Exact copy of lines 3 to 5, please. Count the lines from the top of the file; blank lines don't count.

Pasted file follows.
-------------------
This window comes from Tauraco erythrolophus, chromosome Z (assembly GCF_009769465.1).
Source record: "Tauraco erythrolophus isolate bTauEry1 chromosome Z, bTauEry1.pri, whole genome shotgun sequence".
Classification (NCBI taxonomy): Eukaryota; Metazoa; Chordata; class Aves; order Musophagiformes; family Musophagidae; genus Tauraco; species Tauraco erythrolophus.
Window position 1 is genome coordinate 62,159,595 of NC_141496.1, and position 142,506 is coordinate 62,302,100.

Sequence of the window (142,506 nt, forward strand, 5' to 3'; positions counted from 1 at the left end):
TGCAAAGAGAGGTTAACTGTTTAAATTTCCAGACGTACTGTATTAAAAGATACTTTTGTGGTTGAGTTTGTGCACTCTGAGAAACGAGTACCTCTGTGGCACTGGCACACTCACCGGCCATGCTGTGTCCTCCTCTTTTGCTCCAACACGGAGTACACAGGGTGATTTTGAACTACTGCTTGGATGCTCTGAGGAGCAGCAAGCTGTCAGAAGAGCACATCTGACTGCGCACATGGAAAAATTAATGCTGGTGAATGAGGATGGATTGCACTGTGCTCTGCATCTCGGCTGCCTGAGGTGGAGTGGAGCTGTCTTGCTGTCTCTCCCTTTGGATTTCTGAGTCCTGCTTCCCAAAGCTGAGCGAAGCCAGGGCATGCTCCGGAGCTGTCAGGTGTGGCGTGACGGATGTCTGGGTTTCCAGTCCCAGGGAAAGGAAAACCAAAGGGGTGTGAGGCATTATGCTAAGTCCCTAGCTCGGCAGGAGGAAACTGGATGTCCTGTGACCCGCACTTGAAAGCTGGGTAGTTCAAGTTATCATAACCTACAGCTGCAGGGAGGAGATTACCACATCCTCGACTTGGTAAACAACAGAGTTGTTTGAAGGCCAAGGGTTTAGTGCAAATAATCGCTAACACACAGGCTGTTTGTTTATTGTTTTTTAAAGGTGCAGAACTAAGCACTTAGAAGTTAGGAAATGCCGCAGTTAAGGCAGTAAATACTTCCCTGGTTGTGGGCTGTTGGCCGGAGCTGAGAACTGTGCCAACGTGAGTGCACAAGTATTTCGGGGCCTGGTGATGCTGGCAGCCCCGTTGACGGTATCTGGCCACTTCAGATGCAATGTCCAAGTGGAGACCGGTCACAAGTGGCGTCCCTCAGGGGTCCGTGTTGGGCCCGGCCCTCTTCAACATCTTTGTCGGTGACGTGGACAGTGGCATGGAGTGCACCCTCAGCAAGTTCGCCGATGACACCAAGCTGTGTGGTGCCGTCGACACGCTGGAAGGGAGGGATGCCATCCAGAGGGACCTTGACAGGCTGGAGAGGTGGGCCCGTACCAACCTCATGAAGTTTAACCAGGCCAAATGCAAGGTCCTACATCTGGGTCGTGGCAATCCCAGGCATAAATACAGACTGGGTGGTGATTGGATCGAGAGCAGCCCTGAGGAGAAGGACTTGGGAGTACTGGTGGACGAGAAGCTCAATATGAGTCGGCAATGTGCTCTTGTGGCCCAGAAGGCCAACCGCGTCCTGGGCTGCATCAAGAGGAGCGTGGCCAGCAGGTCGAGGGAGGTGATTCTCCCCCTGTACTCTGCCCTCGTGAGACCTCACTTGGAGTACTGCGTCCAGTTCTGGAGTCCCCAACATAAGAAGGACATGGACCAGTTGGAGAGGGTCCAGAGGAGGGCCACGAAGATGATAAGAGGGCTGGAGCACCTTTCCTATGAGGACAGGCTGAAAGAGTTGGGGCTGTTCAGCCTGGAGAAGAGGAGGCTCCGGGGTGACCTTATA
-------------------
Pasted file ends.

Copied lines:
Classification (NCBI taxonomy): Eukaryota; Metazoa; Chordata; class Aves; order Musophagiformes; family Musophagidae; genus Tauraco; species Tauraco erythrolophus.
Window position 1 is genome coordinate 62,159,595 of NC_141496.1, and position 142,506 is coordinate 62,302,100.

Sequence of the window (142,506 nt, forward strand, 5' to 3'; positions counted from 1 at the left end):